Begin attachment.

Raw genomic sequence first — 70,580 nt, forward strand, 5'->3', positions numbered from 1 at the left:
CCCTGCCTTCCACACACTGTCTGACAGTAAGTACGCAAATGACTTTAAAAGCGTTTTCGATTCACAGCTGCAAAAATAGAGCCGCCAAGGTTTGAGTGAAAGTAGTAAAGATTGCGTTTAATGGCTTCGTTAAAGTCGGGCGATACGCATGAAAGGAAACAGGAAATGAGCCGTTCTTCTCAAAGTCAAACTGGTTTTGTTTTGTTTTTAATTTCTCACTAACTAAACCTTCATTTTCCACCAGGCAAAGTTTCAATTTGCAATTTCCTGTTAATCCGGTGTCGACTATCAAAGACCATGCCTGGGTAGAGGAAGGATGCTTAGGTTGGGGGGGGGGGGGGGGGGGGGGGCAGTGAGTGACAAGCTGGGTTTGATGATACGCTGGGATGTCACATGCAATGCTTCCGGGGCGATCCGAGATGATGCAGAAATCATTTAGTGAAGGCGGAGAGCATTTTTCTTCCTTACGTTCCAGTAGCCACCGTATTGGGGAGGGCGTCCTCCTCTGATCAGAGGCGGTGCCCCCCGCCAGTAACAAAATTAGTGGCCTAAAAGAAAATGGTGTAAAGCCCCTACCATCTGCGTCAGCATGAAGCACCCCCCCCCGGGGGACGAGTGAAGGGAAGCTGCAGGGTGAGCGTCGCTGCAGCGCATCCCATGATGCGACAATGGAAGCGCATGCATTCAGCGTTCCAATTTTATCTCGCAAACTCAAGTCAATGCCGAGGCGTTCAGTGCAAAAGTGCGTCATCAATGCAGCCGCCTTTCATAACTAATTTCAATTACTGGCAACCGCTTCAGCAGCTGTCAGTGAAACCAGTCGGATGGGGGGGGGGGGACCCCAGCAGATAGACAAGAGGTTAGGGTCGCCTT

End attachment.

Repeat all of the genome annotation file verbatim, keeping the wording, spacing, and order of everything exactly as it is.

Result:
Raw genomic sequence first — 70,580 nt, forward strand, 5'->3', positions numbered from 1 at the left:
CCCTGCCTTCCACACACTGTCTGACAGTAAGTACGCAAATGACTTTAAAAGCGTTTTCGATTCACAGCTGCAAAAATAGAGCCGCCAAGGTTTGAGTGAAAGTAGTAAAGATTGCGTTTAATGGCTTCGTTAAAGTCGGGCGATACGCATGAAAGGAAACAGGAAATGAGCCGTTCTTCTCAAAGTCAAACTGGTTTTGTTTTGTTTTTAATTTCTCACTAACTAAACCTTCATTTTCCACCAGGCAAAGTTTCAATTTGCAATTTCCTGTTAATCCGGTGTCGACTATCAAAGACCATGCCTGGGTAGAGGAAGGATGCTTAGGTTGGGGGGGGGGGGGGGGGGGGGGGCAGTGAGTGACAAGCTGGGTTTGATGATACGCTGGGATGTCACATGCAATGCTTCCGGGGCGATCCGAGATGATGCAGAAATCATTTAGTGAAGGCGGAGAGCATTTTTCTTCCTTACGTTCCAGTAGCCACCGTATTGGGGAGGGCGTCCTCCTCTGATCAGAGGCGGTGCCCCCCGCCAGTAACAAAATTAGTGGCCTAAAAGAAAATGGTGTAAAGCCCCTACCATCTGCGTCAGCATGAAGCACCCCCCCCCGGGGGACGAGTGAAGGGAAGCTGCAGGGTGAGCGTCGCTGCAGCGCATCCCATGATGCGACAATGGAAGCGCATGCATTCAGCGTTCCAATTTTATCTCGCAAACTCAAGTCAATGCCGAGGCGTTCAGTGCAAAAGTGCGTCATCAATGCAGCCGCCTTTCATAACTAATTTCAATTACTGGCAACCGCTTCAGCAGCTGTCAGTGAAACCAGTCGGATGGGGGGGGGGGGACCCCAGCAGATAGACAAGAGGTTAGGGTCGCCTT